Impact of virtual schooling on teachers and students

Impact of virtual schooling on teachers and students

Impact of virtual schooling on teachers and students

While the world was social distancing, the internet brought it together and we definitely can’t imagine such a lockdown ten years back without the internet in place. It has given the world the convenience to continue socialising while being distant. It has given us access to all resources possible, digitally, for successfully creating an ecosystem to conduct school classes or to host corporate meetings on screen. For the past few months, schools have had to shift bases to online classrooms which have had both positive and negative impacts on the teachers as well as students. 

What used to be the hustle and bustle of the classroom has suddenly turned to clicking and clattering of a keyboard. The struggle between “I can’t hear you” to “I don’t know how to use this application”, it sure hasn’t been easy. But every cloud (at least the physical ones) has a silver lining, so let us look at the positives that virtual classes have brought along: 

With everybody in the world resorting to learning online, the education system is slowly becoming democratised. The remotest areas in the country have access to teachers, provided there is an internet connection. The world has finally become borderless, at least digitally. A student from a distant village can access classes taught by a professor from a top institute without spending on travel or going through rigorous admission procedures. Every learner has access to all sorts of resources and the biggest resource of all, time.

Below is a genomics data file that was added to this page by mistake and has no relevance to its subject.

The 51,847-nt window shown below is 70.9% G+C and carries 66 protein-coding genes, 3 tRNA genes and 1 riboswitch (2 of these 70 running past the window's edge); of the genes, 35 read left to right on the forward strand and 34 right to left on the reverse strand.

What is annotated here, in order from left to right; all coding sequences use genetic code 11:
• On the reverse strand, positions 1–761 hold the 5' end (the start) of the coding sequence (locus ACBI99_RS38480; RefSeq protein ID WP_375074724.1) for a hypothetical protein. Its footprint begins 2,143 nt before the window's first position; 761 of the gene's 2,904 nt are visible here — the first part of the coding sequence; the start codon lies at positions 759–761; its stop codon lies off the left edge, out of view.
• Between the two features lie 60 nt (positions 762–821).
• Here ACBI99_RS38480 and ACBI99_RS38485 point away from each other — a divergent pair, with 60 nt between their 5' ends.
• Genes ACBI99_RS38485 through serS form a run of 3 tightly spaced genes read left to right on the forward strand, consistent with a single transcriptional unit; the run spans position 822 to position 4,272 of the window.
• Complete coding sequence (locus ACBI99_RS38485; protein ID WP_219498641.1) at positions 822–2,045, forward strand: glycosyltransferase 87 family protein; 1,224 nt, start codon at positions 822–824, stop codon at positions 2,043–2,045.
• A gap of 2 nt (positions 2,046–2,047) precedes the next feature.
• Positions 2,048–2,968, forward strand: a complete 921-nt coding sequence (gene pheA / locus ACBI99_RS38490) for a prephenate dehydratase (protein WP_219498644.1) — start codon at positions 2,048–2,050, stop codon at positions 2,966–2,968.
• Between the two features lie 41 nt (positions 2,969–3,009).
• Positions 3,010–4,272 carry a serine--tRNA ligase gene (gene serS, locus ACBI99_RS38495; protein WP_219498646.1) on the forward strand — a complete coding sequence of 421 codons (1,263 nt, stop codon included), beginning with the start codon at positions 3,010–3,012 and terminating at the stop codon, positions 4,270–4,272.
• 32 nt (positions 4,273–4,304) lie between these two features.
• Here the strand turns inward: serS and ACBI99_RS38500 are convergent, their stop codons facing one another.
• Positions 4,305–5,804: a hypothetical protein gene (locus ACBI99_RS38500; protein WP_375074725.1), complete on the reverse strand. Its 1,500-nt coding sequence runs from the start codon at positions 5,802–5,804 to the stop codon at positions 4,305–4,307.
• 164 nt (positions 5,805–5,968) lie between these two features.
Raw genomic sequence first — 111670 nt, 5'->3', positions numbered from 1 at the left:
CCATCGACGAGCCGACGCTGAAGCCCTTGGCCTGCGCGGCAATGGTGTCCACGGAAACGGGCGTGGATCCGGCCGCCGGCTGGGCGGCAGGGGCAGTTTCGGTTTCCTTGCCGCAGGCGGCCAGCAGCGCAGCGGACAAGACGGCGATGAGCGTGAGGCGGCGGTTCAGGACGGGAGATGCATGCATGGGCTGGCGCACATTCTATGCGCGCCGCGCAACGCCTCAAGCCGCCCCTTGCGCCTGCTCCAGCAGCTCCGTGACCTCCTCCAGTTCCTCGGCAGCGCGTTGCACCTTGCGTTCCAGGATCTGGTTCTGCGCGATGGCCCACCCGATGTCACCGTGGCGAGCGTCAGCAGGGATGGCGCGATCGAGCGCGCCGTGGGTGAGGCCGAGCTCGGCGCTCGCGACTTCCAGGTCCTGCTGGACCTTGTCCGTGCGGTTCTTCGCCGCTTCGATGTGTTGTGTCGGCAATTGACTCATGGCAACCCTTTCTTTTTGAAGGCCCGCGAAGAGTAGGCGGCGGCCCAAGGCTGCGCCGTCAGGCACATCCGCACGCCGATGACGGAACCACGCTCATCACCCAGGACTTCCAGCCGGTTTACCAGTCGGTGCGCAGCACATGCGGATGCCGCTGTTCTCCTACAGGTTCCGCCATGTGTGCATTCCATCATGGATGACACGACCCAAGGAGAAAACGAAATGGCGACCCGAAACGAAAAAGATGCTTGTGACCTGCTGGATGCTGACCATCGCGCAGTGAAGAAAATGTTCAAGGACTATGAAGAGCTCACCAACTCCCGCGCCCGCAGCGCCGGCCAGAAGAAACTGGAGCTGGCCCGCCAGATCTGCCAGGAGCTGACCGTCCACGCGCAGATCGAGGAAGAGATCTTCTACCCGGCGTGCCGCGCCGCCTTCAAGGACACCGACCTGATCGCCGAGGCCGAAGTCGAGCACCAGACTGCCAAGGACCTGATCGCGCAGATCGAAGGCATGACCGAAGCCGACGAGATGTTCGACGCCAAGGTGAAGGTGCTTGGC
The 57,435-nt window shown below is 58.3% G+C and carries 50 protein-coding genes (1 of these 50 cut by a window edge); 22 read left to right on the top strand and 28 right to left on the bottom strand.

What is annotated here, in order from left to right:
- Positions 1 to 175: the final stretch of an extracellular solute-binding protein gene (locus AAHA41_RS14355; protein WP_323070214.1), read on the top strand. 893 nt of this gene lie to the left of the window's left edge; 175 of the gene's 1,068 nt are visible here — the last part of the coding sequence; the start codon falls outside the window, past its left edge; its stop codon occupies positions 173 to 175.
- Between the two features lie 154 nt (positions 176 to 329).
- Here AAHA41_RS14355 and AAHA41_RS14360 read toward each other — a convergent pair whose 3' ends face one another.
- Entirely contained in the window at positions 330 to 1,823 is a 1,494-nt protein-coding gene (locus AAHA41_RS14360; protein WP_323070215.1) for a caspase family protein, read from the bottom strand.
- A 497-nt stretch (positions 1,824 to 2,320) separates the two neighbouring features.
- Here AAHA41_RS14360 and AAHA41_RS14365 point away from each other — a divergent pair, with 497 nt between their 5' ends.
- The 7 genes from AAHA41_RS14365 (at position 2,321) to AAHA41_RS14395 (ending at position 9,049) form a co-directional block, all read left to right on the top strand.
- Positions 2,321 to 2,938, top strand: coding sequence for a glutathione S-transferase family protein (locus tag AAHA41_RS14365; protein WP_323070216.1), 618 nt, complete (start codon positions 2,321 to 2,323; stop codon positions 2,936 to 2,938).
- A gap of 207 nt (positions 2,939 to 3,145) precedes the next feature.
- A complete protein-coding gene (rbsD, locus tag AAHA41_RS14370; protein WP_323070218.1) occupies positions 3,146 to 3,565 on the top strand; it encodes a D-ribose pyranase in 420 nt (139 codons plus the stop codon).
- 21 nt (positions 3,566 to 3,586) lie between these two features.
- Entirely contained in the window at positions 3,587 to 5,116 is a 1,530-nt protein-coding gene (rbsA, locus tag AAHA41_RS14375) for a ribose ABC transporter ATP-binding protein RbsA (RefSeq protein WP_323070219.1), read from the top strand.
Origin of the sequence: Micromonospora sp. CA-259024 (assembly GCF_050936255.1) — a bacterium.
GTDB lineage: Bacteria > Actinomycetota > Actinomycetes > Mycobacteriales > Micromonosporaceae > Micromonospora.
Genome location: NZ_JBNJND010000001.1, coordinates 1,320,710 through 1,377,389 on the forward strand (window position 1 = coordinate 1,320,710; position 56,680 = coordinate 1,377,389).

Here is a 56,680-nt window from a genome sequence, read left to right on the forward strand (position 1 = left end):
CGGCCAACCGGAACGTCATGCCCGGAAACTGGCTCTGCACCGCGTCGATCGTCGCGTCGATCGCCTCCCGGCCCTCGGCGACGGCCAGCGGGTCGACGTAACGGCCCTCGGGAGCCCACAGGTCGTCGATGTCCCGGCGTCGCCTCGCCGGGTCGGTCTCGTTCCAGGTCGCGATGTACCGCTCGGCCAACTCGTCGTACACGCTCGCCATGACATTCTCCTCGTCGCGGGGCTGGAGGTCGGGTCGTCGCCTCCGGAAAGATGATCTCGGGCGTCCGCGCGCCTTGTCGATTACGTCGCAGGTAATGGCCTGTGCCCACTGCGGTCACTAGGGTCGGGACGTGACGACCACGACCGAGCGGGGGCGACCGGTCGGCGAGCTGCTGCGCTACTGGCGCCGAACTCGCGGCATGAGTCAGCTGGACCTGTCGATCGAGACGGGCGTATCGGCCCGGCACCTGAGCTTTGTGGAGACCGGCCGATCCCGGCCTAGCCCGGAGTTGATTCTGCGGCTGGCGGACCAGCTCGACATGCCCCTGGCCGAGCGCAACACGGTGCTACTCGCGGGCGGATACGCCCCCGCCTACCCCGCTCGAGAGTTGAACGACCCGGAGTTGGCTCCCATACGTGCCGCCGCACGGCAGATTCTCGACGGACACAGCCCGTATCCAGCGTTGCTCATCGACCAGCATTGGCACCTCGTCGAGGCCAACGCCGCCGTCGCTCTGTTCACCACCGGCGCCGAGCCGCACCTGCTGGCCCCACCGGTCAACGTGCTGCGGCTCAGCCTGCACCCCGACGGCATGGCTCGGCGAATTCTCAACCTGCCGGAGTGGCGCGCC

This situation also promotes a lot of self-learning for teachers and students alike. Students can learn anything from writing new codes, speaking a foreign language or playing new instruments, sitting at home. On the other hand, teachers have the independence to further hone their skills and indulge in active research, during the time that would otherwise be spent on travelling or staffroom chores. 

While there are sure positives, it is still quite difficult to replace schools with digital platforms. 

The most obvious drawback of the lockdown and classrooms shifting online has been access and availability. We are all well aware of network issues, voice breaking, losing the video, etc. A lot of students don’t have laptops, and students are spending an insurmountable amount of time in front of the screen. For teachers especially, teaching from home isn’t always pleasant, considering the difficulties they have to go through to make the classes more engaging and interactive. They don’t have the means to determine if the students are actually paying attention to their lectures or to identify at-risk students.

A major aspect of going to school is children socialising and having an interactive classroom experience, but video calling hardly makes for it. With the shift that COVID has invited, students aren’t able to socialise which affects their physical and mental health. Science students, in particular, have a hard time learning practical aspects of the subject without lab experiments. This whole shift could also lead to alienation of students from the school ecosystem and in turn hinder their social abilities in the longer run. 

In spite of these challenges, it is commendable, how through a joint effort from schools and parents, learning did not stop. Teachers and students have united as a family to fight this together and are attempting to do however much they can from the other side of the screen. Parents of young kids are sitting with them through classes, making sure the setups are working and are even helping teachers monitor kid’s homework. Through this joint battle, humankind is set to fight by continuing to learn, teach and grow.  

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